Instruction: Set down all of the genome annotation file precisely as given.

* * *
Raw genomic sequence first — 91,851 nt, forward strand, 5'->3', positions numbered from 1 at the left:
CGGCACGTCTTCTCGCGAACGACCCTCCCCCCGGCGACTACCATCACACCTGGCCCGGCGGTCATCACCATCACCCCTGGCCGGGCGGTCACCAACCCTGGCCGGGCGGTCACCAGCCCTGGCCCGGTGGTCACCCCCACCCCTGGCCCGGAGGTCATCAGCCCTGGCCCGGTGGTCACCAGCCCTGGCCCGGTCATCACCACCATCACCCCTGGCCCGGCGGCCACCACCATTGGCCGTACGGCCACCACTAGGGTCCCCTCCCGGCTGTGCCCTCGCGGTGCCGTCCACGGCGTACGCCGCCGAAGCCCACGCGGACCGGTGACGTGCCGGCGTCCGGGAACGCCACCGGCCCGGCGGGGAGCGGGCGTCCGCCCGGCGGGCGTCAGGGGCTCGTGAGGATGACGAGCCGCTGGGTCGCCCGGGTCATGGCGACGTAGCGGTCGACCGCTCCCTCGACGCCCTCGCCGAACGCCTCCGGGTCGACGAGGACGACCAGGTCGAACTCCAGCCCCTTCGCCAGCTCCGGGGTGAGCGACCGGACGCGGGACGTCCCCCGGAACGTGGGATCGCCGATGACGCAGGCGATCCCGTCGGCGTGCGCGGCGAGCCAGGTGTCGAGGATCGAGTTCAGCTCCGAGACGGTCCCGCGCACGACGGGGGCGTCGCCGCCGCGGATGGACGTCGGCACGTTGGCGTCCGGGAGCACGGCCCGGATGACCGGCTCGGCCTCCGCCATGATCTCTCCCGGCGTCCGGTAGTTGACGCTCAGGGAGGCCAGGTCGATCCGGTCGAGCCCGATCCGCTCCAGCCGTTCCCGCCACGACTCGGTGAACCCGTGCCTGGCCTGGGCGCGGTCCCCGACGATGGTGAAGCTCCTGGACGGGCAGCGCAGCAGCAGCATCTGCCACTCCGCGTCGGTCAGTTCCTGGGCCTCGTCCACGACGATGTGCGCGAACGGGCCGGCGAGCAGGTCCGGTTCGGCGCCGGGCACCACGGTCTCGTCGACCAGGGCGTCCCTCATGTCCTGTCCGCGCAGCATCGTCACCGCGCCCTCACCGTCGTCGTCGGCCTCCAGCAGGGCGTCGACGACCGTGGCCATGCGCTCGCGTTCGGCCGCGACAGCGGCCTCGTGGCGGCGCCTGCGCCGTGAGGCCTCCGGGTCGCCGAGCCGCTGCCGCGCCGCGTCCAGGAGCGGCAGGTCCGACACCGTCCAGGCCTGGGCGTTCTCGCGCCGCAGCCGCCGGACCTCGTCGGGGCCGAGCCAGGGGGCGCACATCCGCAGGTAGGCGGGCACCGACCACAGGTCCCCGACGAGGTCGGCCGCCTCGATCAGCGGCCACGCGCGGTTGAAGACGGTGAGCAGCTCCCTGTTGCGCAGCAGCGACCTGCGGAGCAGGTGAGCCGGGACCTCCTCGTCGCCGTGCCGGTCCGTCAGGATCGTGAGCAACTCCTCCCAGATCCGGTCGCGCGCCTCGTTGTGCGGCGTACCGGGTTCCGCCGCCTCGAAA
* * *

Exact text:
Raw genomic sequence first — 91,851 nt, forward strand, 5'->3', positions numbered from 1 at the left:
CGGCACGTCTTCTCGCGAACGACCCTCCCCCCGGCGACTACCATCACACCTGGCCCGGCGGTCATCACCATCACCCCTGGCCGGGCGGTCACCAACCCTGGCCGGGCGGTCACCAGCCCTGGCCCGGTGGTCACCCCCACCCCTGGCCCGGAGGTCATCAGCCCTGGCCCGGTGGTCACCAGCCCTGGCCCGGTCATCACCACCATCACCCCTGGCCCGGCGGCCACCACCATTGGCCGTACGGCCACCACTAGGGTCCCCTCCCGGCTGTGCCCTCGCGGTGCCGTCCACGGCGTACGCCGCCGAAGCCCACGCGGACCGGTGACGTGCCGGCGTCCGGGAACGCCACCGGCCCGGCGGGGAGCGGGCGTCCGCCCGGCGGGCGTCAGGGGCTCGTGAGGATGACGAGCCGCTGGGTCGCCCGGGTCATGGCGACGTAGCGGTCGACCGCTCCCTCGACGCCCTCGCCGAACGCCTCCGGGTCGACGAGGACGACCAGGTCGAACTCCAGCCCCTTCGCCAGCTCCGGGGTGAGCGACCGGACGCGGGACGTCCCCCGGAACGTGGGATCGCCGATGACGCAGGCGATCCCGTCGGCGTGCGCGGCGAGCCAGGTGTCGAGGATCGAGTTCAGCTCCGAGACGGTCCCGCGCACGACGGGGGCGTCGCCGCCGCGGATGGACGTCGGCACGTTGGCGTCCGGGAGCACGGCCCGGATGACCGGCTCGGCCTCCGCCATGATCTCTCCCGGCGTCCGGTAGTTGACGCTCAGGGAGGCCAGGTCGATCCGGTCGAGCCCGATCCGCTCCAGCCGTTCCCGCCACGACTCGGTGAACCCGTGCCTGGCCTGGGCGCGGTCCCCGACGATGGTGAAGCTCCTGGACGGGCAGCGCAGCAGCAGCATCTGCCACTCCGCGTCGGTCAGTTCCTGGGCCTCGTCCACGACGATGTGCGCGAACGGGCCGGCGAGCAGGTCCGGTTCGGCGCCGGGCACCACGGTCTCGTCGACCAGGGCGTCCCTCATGTCCTGTCCGCGCAGCATCGTCACCGCGCCCTCACCGTCGTCGTCGGCCTCCAGCAGGGCGTCGACGACCGTGGCCATGCGCTCGCGTTCGGCCGCGACAGCGGCCTCGTGGCGGCGCCTGCGCCGTGAGGCCTCCGGGTCGCCGAGCCGCTGCCGCGCCGCGTCCAGGAGCGGCAGGTCCGACACCGTCCAGGCCTGGGCGTTCTCGCGCCGCAGCCGCCGGACCTCGTCGGGGCCGAGCCAGGGGGCGCACATCCGCAGGTAGGCGGGCACCGACCACAGGTCCCCGACGAGGTCGGCCGCCTCGATCAGCGGCCACGCGCGGTTGAAGACGGTGAGCAGCTCCCTGTTGCGCAGCAGCGACCTGCGGAGCAGGTGAGCCGGGACCTCCTCGTCGCCGTGCCGGTCCGTCAGGATCGTGAGCAACTCCTCCCAGATCCGGTCGCGCGCCTCGTTGTGCGGCGTACCGGGTTCCGCCGCCTCGAAA